By Kash Mansori
Last week the famous (infamous?) BEPS project released a discussion draft on the topic of how activities that create intangibles should be remunerated. According to existing guidelines and practice, when multiple entities work together to create an intangible, each entity is rewarded according to its share of the costs incurred during that process. However, the BEPS group working on this issue is now suggesting that each entity should instead be rewarded based on the “value” it has contributed rather than its share of costs.
In an article in the publication Tax Analysts (subscription required) WTP Advisors’ own Guy Sanschagrin had a few critical comments about this suggestion.
“I have a problem with the overall BEPS approach of focusing on value creation as a way to drive the transfer pricing because I think there is a potential contradiction with the arm’s length standard,” said Sanschagrin.
“Thomas Edison did not invent the light bulb. Somebody else did. What Thomas Edison did was successfully commercialize the light bulb. He set up a system to innovate and organize [research and development] processes. He also led the development of efficient manufacturing processes. He had help from employees – but he led this effort,” Sanschagrin said.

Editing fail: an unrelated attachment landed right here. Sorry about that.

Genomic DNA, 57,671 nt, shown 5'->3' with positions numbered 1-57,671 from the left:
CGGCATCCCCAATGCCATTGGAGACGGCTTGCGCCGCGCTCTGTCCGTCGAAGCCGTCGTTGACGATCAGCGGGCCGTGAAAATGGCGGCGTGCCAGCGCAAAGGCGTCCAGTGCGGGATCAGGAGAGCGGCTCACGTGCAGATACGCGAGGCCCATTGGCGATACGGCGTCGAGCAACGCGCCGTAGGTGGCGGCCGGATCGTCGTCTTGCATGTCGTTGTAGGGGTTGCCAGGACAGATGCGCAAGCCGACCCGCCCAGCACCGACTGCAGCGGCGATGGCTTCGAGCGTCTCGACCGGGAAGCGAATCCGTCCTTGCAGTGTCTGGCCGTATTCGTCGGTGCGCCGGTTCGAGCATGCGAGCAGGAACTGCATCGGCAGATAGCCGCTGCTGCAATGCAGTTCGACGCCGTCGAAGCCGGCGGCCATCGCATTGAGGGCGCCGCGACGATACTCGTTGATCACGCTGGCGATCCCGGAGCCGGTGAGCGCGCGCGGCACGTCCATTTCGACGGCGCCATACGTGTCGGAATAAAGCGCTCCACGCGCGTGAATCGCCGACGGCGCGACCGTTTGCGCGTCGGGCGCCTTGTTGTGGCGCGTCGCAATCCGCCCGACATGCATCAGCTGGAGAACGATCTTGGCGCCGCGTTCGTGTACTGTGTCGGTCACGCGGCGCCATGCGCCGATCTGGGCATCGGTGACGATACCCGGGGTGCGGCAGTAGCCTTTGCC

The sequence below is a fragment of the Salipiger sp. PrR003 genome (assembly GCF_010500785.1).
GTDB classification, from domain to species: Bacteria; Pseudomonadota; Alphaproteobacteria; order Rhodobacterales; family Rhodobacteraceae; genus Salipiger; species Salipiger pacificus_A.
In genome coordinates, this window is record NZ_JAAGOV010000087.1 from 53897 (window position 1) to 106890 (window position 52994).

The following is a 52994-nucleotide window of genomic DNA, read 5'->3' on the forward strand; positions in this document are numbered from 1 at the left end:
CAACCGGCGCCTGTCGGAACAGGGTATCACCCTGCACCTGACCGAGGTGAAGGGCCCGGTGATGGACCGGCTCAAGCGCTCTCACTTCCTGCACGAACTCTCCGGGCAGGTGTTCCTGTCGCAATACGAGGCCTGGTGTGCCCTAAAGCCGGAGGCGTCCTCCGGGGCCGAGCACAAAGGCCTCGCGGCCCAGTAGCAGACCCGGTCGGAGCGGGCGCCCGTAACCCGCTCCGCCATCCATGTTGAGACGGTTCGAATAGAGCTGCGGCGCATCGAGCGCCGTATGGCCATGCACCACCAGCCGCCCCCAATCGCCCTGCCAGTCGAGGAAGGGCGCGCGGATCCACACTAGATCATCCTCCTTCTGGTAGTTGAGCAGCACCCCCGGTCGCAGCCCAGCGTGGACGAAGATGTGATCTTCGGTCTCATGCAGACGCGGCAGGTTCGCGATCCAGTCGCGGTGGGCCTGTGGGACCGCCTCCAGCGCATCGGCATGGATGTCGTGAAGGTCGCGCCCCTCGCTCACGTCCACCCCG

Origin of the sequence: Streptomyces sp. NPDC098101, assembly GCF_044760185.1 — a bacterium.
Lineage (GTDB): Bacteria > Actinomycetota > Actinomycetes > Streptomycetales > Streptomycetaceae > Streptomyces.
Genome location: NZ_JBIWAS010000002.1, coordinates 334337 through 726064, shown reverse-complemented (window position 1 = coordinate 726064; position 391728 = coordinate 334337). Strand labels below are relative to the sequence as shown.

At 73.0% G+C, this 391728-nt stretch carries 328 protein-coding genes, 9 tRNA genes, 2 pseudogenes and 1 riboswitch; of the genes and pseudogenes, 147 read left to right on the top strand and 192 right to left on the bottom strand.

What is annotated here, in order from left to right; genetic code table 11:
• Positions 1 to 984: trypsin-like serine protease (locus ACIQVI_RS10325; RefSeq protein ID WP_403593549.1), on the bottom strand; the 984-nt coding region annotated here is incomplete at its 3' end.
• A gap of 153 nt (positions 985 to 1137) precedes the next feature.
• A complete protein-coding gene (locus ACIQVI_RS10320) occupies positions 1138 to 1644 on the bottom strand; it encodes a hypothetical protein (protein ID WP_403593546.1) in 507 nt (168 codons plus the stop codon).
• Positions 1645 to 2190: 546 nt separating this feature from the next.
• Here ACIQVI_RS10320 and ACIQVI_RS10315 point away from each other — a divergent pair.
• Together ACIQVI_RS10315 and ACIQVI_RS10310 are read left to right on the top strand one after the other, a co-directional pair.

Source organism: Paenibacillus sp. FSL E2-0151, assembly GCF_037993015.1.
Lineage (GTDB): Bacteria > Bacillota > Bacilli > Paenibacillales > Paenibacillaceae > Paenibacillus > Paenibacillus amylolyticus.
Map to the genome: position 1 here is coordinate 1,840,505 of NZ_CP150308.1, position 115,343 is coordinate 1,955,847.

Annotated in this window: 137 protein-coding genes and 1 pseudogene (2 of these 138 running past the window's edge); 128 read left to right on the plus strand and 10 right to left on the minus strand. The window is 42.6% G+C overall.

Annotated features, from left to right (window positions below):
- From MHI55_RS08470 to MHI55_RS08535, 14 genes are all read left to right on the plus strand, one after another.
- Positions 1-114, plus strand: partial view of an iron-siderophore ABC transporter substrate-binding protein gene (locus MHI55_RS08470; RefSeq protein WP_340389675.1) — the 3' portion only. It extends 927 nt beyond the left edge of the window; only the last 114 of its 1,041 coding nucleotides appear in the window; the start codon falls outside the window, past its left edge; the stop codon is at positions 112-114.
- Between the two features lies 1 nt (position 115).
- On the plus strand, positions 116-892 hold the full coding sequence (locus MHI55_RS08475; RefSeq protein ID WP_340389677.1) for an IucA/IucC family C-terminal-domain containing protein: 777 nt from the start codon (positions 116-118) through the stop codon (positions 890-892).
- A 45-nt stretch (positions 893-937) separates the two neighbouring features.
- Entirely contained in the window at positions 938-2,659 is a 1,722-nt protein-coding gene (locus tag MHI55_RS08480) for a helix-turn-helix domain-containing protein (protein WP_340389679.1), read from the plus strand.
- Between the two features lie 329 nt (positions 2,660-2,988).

“I think there is a strong potential for double taxation to come of that due to disagreements in terms of the value measurement.”
The Thomas Edison example highlights an important point. Presumably, the BEPS working group would propose that the team assembled by Edison to develop the commercial lightbulb should have received more than their costs (i.e. wages and salaries) because they helped to create something of substantially greater value.
But would that necessarily be more consistent with an arm’s length arrangement, as the BEPS discussion draft argues? Since the salaries paid by Edison to his team were, by definition, arm’s length, it’s hard to see why that would be the case. Of course Edison’s team could have demanded an equity share in his firm in return for their assistance – but individuals frequently provide similar services in the market without making such a demand, and it must be acknowledged that that is also a perfectly valid arm’s length arrangement.
Just as importantly, while it is relatively straightforward to measure cost contributions to the process of developing an intangible it is hard to see how one could arrive at an objective measure of relative “value contributions”. Each interested party, whether a multinational enterprise or any given tax authority, would be likely to simply choose a measure of relative value contributions that suits its wishes. Uncertainty and controversy would be sure to follow.
Transfer pricing has plenty of grey areas as it is, and inventing a lightbulb is in many ways a mysterious process. Adding a significant new element of subjectivity to our evaluation of it seems likely to create far more problems than it might solve.